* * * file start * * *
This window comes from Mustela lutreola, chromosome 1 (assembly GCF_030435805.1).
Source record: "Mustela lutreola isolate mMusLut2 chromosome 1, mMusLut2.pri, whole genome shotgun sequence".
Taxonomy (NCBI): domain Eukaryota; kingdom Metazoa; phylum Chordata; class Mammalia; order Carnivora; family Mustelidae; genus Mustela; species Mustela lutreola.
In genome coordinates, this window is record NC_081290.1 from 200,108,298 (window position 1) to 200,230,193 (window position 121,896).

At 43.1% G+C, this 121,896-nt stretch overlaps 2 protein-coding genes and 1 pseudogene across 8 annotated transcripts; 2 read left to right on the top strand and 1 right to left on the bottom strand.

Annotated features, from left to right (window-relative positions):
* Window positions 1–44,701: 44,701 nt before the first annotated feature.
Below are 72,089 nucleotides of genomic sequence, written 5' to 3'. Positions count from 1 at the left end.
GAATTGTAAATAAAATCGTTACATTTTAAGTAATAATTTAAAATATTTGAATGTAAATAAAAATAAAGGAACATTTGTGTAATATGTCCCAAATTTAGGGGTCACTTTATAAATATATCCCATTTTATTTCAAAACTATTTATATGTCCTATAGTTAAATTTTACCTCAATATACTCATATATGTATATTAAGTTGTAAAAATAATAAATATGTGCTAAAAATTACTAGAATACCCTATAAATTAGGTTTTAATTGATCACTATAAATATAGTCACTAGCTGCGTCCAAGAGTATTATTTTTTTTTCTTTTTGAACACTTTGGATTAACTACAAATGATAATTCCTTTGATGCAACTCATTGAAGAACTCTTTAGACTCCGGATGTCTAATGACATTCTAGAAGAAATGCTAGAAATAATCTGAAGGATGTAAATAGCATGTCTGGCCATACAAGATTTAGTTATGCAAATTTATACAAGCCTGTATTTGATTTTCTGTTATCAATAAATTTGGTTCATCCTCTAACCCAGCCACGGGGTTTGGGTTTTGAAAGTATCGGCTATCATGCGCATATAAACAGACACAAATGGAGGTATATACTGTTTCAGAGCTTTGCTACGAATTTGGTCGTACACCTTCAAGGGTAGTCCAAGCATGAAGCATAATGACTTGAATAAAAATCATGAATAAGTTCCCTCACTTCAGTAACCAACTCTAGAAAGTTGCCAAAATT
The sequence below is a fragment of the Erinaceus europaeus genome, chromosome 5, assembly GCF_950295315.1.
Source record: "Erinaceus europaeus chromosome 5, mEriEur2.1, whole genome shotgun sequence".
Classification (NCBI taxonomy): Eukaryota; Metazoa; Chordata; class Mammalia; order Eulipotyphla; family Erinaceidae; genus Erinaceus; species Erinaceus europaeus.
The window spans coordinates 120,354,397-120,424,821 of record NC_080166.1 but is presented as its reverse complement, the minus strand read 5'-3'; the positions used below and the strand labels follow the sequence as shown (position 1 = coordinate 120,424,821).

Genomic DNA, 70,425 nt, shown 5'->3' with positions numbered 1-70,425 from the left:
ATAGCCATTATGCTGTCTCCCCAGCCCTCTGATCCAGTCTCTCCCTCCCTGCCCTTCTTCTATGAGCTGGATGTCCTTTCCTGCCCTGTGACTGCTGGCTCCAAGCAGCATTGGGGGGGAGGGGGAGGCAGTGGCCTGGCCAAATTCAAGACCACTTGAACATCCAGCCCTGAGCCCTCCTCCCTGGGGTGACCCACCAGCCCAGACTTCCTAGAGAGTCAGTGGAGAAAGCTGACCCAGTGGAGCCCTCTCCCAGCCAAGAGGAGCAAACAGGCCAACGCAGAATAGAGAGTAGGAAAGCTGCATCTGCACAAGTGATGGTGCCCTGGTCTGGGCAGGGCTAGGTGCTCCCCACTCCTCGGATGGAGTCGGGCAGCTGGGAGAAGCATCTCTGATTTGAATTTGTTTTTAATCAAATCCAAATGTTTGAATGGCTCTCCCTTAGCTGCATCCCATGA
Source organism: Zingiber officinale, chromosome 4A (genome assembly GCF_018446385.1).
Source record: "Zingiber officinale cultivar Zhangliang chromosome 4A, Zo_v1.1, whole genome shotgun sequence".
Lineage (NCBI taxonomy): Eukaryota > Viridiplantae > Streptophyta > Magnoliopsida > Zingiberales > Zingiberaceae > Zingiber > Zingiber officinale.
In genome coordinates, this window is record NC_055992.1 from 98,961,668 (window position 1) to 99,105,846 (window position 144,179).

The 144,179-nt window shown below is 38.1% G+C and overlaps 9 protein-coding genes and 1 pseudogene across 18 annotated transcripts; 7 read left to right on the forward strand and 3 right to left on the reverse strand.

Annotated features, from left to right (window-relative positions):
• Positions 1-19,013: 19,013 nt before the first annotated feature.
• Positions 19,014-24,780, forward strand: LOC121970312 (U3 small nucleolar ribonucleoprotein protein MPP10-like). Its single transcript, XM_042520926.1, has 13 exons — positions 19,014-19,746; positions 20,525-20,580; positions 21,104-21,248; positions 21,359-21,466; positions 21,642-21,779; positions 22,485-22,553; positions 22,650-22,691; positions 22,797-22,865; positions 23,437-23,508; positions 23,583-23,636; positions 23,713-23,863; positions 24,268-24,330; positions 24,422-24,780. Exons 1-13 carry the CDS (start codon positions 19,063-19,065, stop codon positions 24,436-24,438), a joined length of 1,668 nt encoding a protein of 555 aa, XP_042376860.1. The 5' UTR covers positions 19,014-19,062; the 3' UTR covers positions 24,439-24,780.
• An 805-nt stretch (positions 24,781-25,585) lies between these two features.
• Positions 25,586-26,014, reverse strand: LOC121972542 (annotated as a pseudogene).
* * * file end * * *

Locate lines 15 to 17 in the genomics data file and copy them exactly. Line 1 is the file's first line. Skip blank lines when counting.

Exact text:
ATAGCCATTATGCTGTCTCCCCAGCCCTCTGATCCAGTCTCTCCCTCCCTGCCCTTCTTCTATGAGCTGGATGTCCTTTCCTGCCCTGTGACTGCTGGCTCCAAGCAGCATTGGGGGGGAGGGGGAGGCAGTGGCCTGGCCAAATTCAAGACCACTTGAACATCCAGCCCTGAGCCCTCCTCCCTGGGGTGACCCACCAGCCCAGACTTCCTAGAGAGTCAGTGGAGAAAGCTGACCCAGTGGAGCCCTCTCCCAGCCAAGAGGAGCAAACAGGCCAACGCAGAATAGAGAGTAGGAAAGCTGCATCTGCACAAGTGATGGTGCCCTGGTCTGGGCAGGGCTAGGTGCTCCCCACTCCTCGGATGGAGTCGGGCAGCTGGGAGAAGCATCTCTGATTTGAATTTGTTTTTAATCAAATCCAAATGTTTGAATGGCTCTCCCTTAGCTGCATCCCATGA
Source organism: Zingiber officinale, chromosome 4A (genome assembly GCF_018446385.1).
Source record: "Zingiber officinale cultivar Zhangliang chromosome 4A, Zo_v1.1, whole genome shotgun sequence".